Sitting all day is not the answer to life’s great questions. Even if you’re sitting in cool flexible seating, or admiring the most epic bulletin boards, or having a wide-eyed-leaning-in-wowza-kapowza discussion. The school day is long, and we all need a chance to stretch and move and talk to stay awake and interested in what’s going on.
So, time to integrate yoga and Tae Bo? (True story, I once met Billy Blanks in Beverly Hills.)
Luckily, there are a lot of lovely ways to help students get up and get moving in your classroom while still staying true to what you want to teach.
I’m sure you’re already doing some of these, but maybe you’ll find some new ideas in this list, or be inspired to make fun tweaks to what you’re already doing.
You can listen in to episode 162 below, click here to tune in on any podcast player, or read on for the full post.
Today’s episode is brought to you by Kind Cotton, a small family-run business changing the world one book at a time. When you purchase one of their lovely teacher tees or sweatshirts, they donate one inclusive children’s book (and they’re almost up to 80,000!). You can use my affiliate code “BETSY” for 10% off your next purchase right here. I especially like the “Read Inclusive Books” and the “Ban Guns not Books” sweatshirts in the new fall collection!
#1 Try Stations
Stations are one of my favorite ways to teach. They let kids move at their own pace and give you space to move around the room and work with small groups or individuals. Plus, you can cover almost anything with them.
Let’s take a look at a sit-in-your-seat lesson plan, and see how you might adapt it into a day of stations.
Maybe you were planning to have students edit writing drafts. They were going to self-edit first, using a checklist you provide. Then they were going to trade with two different peers to provide feedback, and finally begin their rewrites.
This easily translates out into stations. At one station, they can self-edit with a checklist available at the table, and maybe some additional resources like a citation guide and a model introduction with labeled parts. At another, they can swap with a peer and focus entirely on grammar and spelling, using a poster of common errors to help guide their work. At another, they can swap with a peer and go through a list of questions to have an actual conversation about what is coming through and what is confusing. Finally, since they don’t need you to keep things moving, you can run a station and help struggling students troubleshoot. You could even have a rewriting station if you think you’ll have early finishers moving through all these stations double time.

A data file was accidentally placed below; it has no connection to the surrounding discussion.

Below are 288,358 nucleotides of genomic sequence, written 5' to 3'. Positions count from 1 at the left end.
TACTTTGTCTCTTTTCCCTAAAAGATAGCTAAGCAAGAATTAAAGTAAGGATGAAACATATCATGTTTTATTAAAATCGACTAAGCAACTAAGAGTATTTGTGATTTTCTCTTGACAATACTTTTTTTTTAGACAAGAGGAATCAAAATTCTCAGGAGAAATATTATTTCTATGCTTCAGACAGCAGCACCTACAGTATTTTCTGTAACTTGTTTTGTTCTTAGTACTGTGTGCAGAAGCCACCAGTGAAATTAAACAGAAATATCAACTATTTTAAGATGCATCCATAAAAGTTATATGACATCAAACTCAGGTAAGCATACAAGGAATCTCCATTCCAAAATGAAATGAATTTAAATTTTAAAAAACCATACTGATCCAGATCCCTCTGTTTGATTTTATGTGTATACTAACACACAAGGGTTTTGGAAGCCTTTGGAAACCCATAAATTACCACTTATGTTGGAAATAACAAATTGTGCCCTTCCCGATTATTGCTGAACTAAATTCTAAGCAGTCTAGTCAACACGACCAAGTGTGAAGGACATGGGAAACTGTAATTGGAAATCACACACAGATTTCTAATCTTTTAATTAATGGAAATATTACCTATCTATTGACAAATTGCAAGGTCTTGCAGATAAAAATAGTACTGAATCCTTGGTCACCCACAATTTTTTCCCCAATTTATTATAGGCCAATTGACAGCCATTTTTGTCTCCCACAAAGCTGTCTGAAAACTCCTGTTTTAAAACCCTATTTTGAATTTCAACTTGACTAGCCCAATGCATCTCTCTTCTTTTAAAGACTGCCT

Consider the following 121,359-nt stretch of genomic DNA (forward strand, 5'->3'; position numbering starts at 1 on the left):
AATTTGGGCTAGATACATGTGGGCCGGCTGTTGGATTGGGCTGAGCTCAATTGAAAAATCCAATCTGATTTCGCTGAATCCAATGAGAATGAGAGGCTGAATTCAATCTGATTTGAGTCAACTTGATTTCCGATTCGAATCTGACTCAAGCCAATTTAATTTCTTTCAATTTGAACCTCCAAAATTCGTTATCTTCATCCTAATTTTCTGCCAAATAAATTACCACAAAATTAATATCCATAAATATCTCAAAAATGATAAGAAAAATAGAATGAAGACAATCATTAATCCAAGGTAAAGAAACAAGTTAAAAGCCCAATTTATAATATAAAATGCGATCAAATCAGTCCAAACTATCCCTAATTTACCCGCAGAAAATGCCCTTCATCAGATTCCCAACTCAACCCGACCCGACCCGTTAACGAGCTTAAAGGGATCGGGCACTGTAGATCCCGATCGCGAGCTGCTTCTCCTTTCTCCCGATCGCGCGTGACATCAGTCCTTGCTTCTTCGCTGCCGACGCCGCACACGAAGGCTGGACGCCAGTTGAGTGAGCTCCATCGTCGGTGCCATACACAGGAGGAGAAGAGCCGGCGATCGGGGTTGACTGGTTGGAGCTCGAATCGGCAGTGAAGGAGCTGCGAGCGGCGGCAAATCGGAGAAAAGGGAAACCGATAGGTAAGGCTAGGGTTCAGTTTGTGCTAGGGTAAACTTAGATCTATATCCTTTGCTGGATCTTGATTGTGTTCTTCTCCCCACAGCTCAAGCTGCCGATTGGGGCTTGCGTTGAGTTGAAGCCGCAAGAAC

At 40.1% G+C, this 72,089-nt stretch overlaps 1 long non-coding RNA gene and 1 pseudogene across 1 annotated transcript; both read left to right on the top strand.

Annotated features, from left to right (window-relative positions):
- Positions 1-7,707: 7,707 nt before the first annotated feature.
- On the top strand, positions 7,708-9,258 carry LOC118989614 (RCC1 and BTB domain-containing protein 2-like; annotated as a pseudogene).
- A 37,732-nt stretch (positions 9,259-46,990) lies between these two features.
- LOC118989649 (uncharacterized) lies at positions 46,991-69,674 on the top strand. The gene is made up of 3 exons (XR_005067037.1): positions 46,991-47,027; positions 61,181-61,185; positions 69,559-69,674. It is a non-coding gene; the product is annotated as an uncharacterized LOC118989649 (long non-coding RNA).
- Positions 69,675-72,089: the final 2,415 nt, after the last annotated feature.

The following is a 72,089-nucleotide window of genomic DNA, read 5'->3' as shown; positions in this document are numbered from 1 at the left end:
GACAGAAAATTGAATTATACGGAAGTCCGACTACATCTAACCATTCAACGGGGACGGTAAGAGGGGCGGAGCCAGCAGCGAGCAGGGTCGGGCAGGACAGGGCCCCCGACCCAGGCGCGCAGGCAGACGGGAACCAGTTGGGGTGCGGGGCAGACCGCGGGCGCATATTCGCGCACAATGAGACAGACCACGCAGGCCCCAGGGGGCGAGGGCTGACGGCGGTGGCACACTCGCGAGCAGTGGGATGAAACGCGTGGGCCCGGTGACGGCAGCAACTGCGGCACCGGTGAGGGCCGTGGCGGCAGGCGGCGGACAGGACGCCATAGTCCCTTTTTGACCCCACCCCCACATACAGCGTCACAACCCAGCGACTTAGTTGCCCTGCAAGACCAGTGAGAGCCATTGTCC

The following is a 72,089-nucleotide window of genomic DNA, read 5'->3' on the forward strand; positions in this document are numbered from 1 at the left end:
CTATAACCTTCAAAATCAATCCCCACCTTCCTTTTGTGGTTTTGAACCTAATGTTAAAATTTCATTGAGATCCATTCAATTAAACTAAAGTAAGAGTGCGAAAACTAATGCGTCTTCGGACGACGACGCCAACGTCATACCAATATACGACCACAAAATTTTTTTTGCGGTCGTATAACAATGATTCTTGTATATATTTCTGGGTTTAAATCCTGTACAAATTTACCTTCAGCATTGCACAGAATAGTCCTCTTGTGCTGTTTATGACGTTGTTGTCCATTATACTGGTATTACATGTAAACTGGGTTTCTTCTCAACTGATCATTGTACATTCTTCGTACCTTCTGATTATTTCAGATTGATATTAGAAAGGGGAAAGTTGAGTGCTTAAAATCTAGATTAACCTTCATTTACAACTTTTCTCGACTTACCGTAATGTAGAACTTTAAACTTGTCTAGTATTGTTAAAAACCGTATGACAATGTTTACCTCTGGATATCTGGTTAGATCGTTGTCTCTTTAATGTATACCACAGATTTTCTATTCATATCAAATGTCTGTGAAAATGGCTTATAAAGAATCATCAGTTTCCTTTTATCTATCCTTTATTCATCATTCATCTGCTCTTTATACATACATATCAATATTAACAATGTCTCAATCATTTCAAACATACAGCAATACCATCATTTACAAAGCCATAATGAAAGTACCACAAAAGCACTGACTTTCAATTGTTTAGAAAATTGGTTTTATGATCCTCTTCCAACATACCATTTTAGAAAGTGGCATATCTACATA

Read more: 8 Station Ideas for Secondary ELA
#2 Dive into Escape Rooms
Escape rooms get students out of their seats and keep them there! Together with a partner or a group, they explore your room doing various activities and searching out clues to solve the final puzzle.
Are escape rooms an everyday sort of experience? Well, I spent a month last year researching the best methods for creating them and creating some, and I’d have to say no! I’d either create or purchase one or two for your classes, and then enjoy them as special events year after year. Each one takes a ton of work, but then it really is such a memorable, unique learning experience.
Shop this room: Edgar Allan Poe Introductory Escape Room on TPT
#3 Listen Outside
When I design podcasting curriculum, I often build in several models for students to listen to before they begin crafting their own shows. When a creative teacher inside my Lighthouse membership shared with me that she had her students choose shows to listen to as they took a walk outside, I was on board immediately!
If your students have access to earbuds and listening devices, sharing a podcast or chapter from an audiobook while spending some time in the sunshine is a lovely option. Take a walk around the track, spread out on the quad, or meander wherever you can.
#4 Try Collaborative Annotation Posters
When you’d like students to annotate a text, printing a large version for your wall to go with your annotation guide can help bring movement and energy to the task. Add colorful markers and post-its, and your students can create a meaningful visual interpretation of whatever you’re studying.
As they finish, give them time to wander and see each other’s work as well as present back some of their favorite parts to the group.
Shop this Activity: Annotating Text with Collaborative Roles
#5 Perform It
There are so many ways to build performance into your classroom! One of my favorite ways to springboard performance is to build up a theater corner (or shelf, closet, hanging rack, storage box, etc.) in your space, then dip into it regularly.
With even just a few props available, reader’s theater takes on a fresh sense of fun. You can invite student groups to act out scenes from the reading or script and perform “lightning versions” of a text, do class scenes from plays with character props and costume pieces, or even work on a full class play performance.
Read more: The Perfect Theater Project for any Play
#6 Explore Makerspace Activities
You know how I feel about Angela Stockman’s concept of the writing makerspace! (Heart eye emojis everywhere).
Helping students use maker materials to explore their writing ideas before they write can get them out of their seats and thinking in new ways.
Maybe you invite them, as a group, to cover your whiteboard in post-its describing tastes. Then let them snag three post-its as inspiration for a journal entry.